Wednesday, May 27, 2009


Lucky me - I am spending a week in Melbourne, one of my favourite cities! There's always so much going on and around just about every corner you can find something interesting from the fabulous street art to offbeat little shops.
Yesterday I was on a mission to find a new photo album - sadly the leather cover of our lovely wedding album has fallen victim to Singapore's humidity and kind of gone mouldy. At least the photos are alright. I headed up to Brunswick Street in Fitzroy where there are loads of interesting shops - in fact I had already planned to visit Kami, a shop specialising in Japanese paper, specifically Chiyogami (decorative designs which are silk screeened onto strong mulberry paper). They sell fabulous albums, photo frames, notebooks - I could spent hours in there, and I found our new album there. Then made a fantastic discovery.
Just next to the checkout was a pile of papers - I took a closer look - marbled paper! This was not the usual psychedelic swirls of colour, but a limited palette of blues, greys and golds on white. It was exquisite. Organic, earthy, otherworldly, this marbled paper contained so many elements I love - especially the contoured lines, I ended up buying two (A1 size) sheets. I have no idea what I will do with them - they look great behind a light (though you lose some of the colour), and look lovely just loosely hanging on a wall...I found out that the paper is not Japanese at all, it was made probably near Chiang Mai in Thailand.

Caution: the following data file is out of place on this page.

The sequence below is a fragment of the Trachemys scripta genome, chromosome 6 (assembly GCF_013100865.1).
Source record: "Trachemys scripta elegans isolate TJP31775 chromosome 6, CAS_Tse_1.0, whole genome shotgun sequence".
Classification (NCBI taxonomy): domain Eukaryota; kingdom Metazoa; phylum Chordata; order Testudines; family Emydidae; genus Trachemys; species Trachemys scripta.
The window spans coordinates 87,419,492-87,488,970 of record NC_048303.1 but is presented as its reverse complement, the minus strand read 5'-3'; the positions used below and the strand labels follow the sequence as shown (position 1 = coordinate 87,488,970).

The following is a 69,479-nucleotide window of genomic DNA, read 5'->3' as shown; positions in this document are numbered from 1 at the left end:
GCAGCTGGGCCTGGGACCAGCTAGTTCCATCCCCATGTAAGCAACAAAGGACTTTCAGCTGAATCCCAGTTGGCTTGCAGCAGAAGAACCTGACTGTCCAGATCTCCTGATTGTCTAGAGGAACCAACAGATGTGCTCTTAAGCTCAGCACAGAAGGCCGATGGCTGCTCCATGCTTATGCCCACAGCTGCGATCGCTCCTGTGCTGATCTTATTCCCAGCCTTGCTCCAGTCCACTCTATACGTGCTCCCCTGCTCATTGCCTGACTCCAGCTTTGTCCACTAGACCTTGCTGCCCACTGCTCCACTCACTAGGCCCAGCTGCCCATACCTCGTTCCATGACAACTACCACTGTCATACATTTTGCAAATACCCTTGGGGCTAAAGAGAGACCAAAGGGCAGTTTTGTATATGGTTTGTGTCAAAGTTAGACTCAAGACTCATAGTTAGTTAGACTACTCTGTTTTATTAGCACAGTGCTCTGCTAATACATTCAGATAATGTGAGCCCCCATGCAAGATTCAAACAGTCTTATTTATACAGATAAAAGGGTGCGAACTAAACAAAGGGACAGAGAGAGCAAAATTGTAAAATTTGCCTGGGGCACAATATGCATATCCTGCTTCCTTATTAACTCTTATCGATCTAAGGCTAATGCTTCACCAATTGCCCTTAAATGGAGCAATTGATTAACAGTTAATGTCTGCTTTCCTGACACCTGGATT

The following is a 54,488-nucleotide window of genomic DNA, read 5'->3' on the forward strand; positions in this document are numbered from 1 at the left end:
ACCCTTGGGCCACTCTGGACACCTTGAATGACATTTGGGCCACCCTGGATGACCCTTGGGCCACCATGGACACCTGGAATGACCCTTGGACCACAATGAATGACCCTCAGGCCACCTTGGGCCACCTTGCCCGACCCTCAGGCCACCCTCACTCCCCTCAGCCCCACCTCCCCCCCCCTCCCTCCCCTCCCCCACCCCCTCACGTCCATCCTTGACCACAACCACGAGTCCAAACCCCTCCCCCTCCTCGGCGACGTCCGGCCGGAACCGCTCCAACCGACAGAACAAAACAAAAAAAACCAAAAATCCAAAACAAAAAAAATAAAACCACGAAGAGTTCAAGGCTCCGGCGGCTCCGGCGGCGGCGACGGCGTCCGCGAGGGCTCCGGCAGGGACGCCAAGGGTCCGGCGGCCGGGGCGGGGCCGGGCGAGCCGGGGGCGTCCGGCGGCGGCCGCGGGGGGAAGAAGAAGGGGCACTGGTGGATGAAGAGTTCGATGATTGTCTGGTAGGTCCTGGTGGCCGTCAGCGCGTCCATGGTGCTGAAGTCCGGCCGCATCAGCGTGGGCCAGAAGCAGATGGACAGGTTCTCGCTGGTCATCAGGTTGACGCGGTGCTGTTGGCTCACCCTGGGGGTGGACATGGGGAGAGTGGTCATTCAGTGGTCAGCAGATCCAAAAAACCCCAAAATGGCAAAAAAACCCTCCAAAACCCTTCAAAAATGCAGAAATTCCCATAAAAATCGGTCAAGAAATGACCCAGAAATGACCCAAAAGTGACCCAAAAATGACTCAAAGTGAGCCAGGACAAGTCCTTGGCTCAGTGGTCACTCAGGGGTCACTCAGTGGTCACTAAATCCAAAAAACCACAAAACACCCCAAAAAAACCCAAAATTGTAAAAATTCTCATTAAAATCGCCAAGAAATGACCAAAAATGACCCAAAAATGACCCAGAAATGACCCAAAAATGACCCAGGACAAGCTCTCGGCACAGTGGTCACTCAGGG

One of the joys of the inner CBD are the laneways of Melbourne - Desgraves Street is the first one I ever discovered. Just as you turn the corner it's like being transported into Europe. Little cafes line the street, the smell of coffee permeates the air and there is Il Papiro! This tiny shop sells Italian marbled paper products, notecards, notebooks, photo albums, you name it. The marbling couldn't be more different from my Thai paper. The swirling designs are far more controlled, intricate and colourful yet also very beautiful. I have to admit seeing all this marbled paper has made me want to try it out myself - and find out more about its history.

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